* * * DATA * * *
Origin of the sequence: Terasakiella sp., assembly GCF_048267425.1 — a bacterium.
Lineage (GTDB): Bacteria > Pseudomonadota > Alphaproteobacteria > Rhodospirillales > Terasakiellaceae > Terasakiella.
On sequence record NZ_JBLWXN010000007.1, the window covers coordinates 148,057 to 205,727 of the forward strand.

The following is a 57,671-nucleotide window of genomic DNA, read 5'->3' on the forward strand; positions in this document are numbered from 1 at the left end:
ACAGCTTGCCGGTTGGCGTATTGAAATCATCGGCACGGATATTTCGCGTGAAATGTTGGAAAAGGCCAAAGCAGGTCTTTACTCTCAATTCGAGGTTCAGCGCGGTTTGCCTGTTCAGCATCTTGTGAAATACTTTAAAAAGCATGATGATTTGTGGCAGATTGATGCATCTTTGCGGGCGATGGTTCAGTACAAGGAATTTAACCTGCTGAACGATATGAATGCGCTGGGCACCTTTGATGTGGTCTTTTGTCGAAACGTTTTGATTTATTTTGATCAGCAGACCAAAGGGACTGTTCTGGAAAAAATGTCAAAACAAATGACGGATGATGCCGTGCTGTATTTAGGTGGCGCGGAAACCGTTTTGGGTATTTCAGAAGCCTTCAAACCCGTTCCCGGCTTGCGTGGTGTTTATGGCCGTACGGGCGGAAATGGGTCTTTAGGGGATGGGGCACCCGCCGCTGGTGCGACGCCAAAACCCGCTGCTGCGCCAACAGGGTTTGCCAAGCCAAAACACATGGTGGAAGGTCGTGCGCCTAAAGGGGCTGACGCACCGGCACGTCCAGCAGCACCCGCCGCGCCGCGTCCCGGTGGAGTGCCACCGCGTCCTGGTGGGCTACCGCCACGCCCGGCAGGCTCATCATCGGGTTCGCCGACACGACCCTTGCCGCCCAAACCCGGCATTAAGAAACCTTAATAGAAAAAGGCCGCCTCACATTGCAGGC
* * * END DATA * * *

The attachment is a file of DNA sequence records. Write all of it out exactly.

Origin of the sequence: Terasakiella sp., assembly GCF_048267425.1 — a bacterium.
Lineage (GTDB): Bacteria > Pseudomonadota > Alphaproteobacteria > Rhodospirillales > Terasakiellaceae > Terasakiella.
On sequence record NZ_JBLWXN010000007.1, the window covers coordinates 148,057 to 205,727 of the forward strand.

The following is a 57,671-nucleotide window of genomic DNA, read 5'->3' on the forward strand; positions in this document are numbered from 1 at the left end:
ACAGCTTGCCGGTTGGCGTATTGAAATCATCGGCACGGATATTTCGCGTGAAATGTTGGAAAAGGCCAAAGCAGGTCTTTACTCTCAATTCGAGGTTCAGCGCGGTTTGCCTGTTCAGCATCTTGTGAAATACTTTAAAAAGCATGATGATTTGTGGCAGATTGATGCATCTTTGCGGGCGATGGTTCAGTACAAGGAATTTAACCTGCTGAACGATATGAATGCGCTGGGCACCTTTGATGTGGTCTTTTGTCGAAACGTTTTGATTTATTTTGATCAGCAGACCAAAGGGACTGTTCTGGAAAAAATGTCAAAACAAATGACGGATGATGCCGTGCTGTATTTAGGTGGCGCGGAAACCGTTTTGGGTATTTCAGAAGCCTTCAAACCCGTTCCCGGCTTGCGTGGTGTTTATGGCCGTACGGGCGGAAATGGGTCTTTAGGGGATGGGGCACCCGCCGCTGGTGCGACGCCAAAACCCGCTGCTGCGCCAACAGGGTTTGCCAAGCCAAAACACATGGTGGAAGGTCGTGCGCCTAAAGGGGCTGACGCACCGGCACGTCCAGCAGCACCCGCCGCGCCGCGTCCCGGTGGAGTGCCACCGCGTCCTGGTGGGCTACCGCCACGCCCGGCAGGCTCATCATCGGGTTCGCCGACACGACCCTTGCCGCCCAAACCCGGCATTAAGAAACCTTAATAGAAAAAGGCCGCCTCACATTGCAGGC